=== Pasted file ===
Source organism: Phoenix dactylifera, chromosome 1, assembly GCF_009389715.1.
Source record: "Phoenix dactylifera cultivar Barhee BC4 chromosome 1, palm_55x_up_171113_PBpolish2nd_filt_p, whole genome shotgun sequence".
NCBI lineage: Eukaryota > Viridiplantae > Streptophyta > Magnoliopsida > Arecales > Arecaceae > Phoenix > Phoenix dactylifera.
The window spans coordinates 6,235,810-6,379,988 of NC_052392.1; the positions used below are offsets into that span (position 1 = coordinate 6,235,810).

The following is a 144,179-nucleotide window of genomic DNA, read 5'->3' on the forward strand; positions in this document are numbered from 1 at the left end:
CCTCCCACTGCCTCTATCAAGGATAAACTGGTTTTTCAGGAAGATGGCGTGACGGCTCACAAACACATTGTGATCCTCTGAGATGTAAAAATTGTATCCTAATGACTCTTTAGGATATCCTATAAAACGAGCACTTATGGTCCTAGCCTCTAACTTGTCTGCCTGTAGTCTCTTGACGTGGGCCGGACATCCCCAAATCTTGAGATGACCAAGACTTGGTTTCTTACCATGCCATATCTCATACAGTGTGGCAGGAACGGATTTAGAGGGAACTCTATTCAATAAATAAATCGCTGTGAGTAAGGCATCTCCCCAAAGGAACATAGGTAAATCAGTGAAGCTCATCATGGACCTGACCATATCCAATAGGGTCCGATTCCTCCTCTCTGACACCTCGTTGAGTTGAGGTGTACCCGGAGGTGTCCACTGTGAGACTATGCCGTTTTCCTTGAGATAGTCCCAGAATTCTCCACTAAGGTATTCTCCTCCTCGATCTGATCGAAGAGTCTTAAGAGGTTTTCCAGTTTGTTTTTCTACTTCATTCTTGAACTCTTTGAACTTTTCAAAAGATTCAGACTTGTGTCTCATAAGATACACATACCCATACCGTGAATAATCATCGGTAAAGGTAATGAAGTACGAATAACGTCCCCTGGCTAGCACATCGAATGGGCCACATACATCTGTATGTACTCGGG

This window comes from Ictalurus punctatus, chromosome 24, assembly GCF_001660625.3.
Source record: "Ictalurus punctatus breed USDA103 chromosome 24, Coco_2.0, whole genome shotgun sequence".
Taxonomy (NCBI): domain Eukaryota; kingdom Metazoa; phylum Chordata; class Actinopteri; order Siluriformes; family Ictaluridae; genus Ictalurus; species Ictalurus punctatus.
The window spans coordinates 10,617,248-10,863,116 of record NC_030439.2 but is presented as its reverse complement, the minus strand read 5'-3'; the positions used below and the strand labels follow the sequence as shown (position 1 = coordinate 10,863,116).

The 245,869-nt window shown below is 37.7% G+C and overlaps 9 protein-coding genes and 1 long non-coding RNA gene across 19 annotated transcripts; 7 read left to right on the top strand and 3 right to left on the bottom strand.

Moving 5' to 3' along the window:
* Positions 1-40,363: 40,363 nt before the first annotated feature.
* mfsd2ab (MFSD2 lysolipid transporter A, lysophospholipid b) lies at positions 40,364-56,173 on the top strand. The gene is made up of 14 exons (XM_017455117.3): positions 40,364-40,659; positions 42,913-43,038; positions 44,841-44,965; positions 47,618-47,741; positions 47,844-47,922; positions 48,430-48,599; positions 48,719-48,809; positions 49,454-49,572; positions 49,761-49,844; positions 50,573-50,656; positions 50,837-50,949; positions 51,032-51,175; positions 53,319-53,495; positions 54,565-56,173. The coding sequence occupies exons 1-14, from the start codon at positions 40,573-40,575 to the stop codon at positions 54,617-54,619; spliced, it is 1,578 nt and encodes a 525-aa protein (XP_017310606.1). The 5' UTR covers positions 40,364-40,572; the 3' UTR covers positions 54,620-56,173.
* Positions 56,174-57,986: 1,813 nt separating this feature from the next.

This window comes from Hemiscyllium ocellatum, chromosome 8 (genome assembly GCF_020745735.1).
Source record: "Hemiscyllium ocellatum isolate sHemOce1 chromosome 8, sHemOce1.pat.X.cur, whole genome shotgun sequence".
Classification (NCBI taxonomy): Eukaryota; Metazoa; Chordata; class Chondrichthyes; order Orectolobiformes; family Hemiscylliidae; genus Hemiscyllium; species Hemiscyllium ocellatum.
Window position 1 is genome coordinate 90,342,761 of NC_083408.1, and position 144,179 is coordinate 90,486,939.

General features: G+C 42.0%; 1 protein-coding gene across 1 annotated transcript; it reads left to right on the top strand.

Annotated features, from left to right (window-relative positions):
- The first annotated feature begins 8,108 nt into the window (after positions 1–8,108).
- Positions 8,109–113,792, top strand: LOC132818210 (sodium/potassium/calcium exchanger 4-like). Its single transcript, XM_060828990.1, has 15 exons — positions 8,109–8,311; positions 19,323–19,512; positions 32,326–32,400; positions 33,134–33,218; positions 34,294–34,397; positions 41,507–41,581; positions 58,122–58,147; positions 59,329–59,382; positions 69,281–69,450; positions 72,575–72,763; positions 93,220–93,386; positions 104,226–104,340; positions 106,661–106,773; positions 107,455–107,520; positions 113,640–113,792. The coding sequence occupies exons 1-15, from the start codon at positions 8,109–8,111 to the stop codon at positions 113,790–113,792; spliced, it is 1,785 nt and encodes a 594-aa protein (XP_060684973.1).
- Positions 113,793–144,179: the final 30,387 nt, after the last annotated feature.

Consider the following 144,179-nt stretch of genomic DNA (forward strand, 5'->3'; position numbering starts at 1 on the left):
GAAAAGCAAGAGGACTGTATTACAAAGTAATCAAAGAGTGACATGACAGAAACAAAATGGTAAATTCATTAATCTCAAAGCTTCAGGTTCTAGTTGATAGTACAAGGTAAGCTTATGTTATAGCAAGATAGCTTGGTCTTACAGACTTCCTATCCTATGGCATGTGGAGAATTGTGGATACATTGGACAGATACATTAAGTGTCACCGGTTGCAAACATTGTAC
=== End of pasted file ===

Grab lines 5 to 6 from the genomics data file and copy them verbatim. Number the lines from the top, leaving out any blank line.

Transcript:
The following is a 144,179-nucleotide window of genomic DNA, read 5'->3' on the forward strand; positions in this document are numbered from 1 at the left end:
CCTCCCACTGCCTCTATCAAGGATAAACTGGTTTTTCAGGAAGATGGCGTGACGGCTCACAAACACATTGTGATCCTCTGAGATGTAAAAATTGTATCCTAATGACTCTTTAGGATATCCTATAAAACGAGCACTTATGGTCCTAGCCTCTAACTTGTCTGCCTGTAGTCTCTTGACGTGGGCCGGACATCCCCAAATCTTGAGATGACCAAGACTTGGTTTCTTACCATGCCATATCTCATACAGTGTGGCAGGAACGGATTTAGAGGGAACTCTATTCAATAAATAAATCGCTGTGAGTAAGGCATCTCCCCAAAGGAACATAGGTAAATCAGTGAAGCTCATCATGGACCTGACCATATCCAATAGGGTCCGATTCCTCCTCTCTGACACCTCGTTGAGTTGAGGTGTACCCGGAGGTGTCCACTGTGAGACTATGCCGTTTTCCTTGAGATAGTCCCAGAATTCTCCACTAAGGTATTCTCCTCCTCGATCTGATCGAAGAGTCTTAAGAGGTTTTCCAGTTTGTTTTTCTACTTCATTCTTGAACTCTTTGAACTTTTCAAAAGATTCAGACTTGTGTCTCATAAGATACACATACCCATACCGTGAATAATCATCGGTAAAGGTAATGAAGTACGAATAACGTCCCCTGGCTAGCACATCGAATGGGCCACATACATCTGTATGTACTCGGG